Doctors have known for a long time that feeling lonely can make you physically sick, but until now they did not know why. The answer may be in our genes.
Researcher Steven Cole of the University of California, Los Angeles, and his colleagues there and at other institutions found that chronic loneliness triggers a change in gene activity. The initial results published last year showed that people who scored in the top 15 percent of the U.C.L.A. Loneliness Scale, a self-administered psychiatric questionnaire for measuring the emotion, exhibited increased gene activity linked to inflammation and reduced gene activity associated with antibody production and antiviral responses. These patterns of gene expression were specific to loneliness, not to other negative feelings such as depression.
But what could cause these changes? In a new study of 1,023 Taiwanese adults, Cole analyzed data from a variety of lonely people and found that the hormone cortisol was not doing its job of suppressing the genes associated with inflammation. Inflammation is a known risk factor for a variety of serious illnesses, such as heart disease and cancer. Recent animal studies from Cole’s group confirm the link: cortisol receptors stopped working in rhesus monkeys that were socially stressed.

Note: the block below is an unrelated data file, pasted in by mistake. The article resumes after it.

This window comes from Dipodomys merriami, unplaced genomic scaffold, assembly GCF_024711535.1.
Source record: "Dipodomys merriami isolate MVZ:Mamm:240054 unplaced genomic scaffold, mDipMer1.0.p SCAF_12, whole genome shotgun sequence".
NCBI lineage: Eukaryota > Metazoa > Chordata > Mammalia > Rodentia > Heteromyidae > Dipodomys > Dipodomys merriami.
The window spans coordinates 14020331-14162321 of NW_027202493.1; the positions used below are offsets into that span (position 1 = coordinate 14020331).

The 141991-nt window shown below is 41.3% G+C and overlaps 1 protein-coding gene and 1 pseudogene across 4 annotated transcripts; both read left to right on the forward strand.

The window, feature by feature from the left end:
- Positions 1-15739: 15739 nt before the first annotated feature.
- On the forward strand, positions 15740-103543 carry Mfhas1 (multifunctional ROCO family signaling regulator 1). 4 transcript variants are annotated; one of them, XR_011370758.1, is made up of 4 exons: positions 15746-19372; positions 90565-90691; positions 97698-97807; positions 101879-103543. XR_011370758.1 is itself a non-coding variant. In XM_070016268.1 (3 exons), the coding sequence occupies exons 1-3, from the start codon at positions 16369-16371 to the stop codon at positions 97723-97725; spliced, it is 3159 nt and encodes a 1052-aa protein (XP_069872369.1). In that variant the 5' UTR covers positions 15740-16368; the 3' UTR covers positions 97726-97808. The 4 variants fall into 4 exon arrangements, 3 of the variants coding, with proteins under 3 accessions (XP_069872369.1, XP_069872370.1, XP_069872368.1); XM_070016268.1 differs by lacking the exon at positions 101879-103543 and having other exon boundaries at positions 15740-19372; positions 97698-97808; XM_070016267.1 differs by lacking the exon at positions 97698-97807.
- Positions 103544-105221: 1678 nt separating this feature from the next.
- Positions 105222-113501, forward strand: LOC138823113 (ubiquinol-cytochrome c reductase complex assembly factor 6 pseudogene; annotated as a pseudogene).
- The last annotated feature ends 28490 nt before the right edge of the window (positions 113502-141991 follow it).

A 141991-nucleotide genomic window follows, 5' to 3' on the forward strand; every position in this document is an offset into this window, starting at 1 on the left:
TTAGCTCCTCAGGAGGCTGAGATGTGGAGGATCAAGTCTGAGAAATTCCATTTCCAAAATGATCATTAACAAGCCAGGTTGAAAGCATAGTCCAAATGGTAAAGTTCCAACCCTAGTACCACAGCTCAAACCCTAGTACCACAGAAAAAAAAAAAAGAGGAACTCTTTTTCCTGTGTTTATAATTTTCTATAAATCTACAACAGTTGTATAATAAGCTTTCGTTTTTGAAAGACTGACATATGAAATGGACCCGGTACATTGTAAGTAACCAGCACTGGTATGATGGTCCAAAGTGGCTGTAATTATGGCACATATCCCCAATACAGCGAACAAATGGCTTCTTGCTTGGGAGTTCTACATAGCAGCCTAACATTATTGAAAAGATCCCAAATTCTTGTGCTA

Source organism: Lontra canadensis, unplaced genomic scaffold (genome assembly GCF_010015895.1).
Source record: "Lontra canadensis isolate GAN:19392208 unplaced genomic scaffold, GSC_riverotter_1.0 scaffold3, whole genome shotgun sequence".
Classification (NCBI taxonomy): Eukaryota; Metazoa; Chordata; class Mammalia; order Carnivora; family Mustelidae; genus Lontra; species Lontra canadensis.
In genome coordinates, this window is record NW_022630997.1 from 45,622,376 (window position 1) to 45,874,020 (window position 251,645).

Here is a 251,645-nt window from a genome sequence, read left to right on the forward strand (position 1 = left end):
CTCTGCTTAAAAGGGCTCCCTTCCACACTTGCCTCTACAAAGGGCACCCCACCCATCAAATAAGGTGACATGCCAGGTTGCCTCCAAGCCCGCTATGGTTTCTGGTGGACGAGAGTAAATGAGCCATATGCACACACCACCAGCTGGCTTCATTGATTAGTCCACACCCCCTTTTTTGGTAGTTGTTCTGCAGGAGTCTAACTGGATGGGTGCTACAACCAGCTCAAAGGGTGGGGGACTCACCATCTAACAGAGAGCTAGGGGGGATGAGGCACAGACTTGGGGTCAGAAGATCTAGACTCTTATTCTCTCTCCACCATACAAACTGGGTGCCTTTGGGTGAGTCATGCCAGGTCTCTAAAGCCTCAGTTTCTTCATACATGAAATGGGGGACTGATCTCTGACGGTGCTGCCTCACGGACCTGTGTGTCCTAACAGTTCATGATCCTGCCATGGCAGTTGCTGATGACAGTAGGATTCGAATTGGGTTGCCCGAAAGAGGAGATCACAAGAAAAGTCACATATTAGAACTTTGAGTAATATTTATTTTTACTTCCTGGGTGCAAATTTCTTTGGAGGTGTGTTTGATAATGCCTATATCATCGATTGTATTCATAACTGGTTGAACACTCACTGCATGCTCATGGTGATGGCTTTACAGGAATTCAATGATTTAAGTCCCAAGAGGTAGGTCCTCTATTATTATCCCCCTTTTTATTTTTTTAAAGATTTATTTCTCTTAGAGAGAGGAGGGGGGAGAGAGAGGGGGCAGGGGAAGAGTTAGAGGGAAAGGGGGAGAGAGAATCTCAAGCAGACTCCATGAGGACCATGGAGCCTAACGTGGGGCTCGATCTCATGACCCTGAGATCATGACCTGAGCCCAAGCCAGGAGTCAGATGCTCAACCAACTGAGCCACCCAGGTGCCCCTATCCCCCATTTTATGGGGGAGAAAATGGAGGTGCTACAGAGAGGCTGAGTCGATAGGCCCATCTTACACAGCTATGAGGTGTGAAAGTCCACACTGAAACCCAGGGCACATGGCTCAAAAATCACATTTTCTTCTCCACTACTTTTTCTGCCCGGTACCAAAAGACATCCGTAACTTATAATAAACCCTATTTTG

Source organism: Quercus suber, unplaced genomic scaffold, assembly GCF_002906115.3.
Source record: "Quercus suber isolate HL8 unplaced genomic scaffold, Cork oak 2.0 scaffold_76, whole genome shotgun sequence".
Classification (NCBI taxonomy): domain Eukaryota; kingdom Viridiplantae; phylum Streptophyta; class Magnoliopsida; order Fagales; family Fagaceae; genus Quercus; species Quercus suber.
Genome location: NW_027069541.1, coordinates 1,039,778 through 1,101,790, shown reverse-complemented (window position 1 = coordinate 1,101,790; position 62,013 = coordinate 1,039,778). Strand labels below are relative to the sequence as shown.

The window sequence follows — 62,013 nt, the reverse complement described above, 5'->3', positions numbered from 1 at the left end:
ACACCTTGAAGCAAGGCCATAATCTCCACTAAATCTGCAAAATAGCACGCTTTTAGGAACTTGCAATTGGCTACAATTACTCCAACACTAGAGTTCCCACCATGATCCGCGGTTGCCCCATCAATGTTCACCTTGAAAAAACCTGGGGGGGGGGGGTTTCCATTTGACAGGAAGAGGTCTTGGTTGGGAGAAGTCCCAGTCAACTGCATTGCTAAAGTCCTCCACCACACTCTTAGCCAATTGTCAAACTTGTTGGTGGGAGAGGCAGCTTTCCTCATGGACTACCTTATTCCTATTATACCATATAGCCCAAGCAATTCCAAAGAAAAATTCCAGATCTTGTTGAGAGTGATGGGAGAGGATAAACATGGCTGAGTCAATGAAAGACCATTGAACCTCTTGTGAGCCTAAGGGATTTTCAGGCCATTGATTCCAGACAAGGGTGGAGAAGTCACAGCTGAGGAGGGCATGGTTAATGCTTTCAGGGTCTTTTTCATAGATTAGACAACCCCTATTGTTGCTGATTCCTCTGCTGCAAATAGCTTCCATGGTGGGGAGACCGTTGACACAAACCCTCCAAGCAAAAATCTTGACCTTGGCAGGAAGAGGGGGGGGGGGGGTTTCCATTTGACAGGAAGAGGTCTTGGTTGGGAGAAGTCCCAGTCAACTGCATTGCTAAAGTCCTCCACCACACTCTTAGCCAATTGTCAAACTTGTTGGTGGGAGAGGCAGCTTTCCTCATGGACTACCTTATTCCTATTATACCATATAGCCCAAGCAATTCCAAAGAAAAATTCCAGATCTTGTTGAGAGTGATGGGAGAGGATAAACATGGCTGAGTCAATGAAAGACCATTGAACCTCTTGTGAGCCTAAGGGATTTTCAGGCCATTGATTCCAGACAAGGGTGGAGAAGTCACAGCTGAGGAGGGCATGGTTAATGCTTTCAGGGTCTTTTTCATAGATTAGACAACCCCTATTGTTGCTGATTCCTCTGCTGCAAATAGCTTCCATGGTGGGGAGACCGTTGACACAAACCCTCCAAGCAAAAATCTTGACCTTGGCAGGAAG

Yet questions still remain. Cole and his colleagues are now working with patients in Chicago to try to determine how different degrees of loneliness affect health. Do all lonely people suffer some damage, or is there some threshold at which feeling isolated starts affecting the body? “We are just touching the tip of the iceberg” in our understanding of loneliness, says University of Chicago team member John Cacioppo.
This story was originally printed with the title, "So Lonely It Hurts".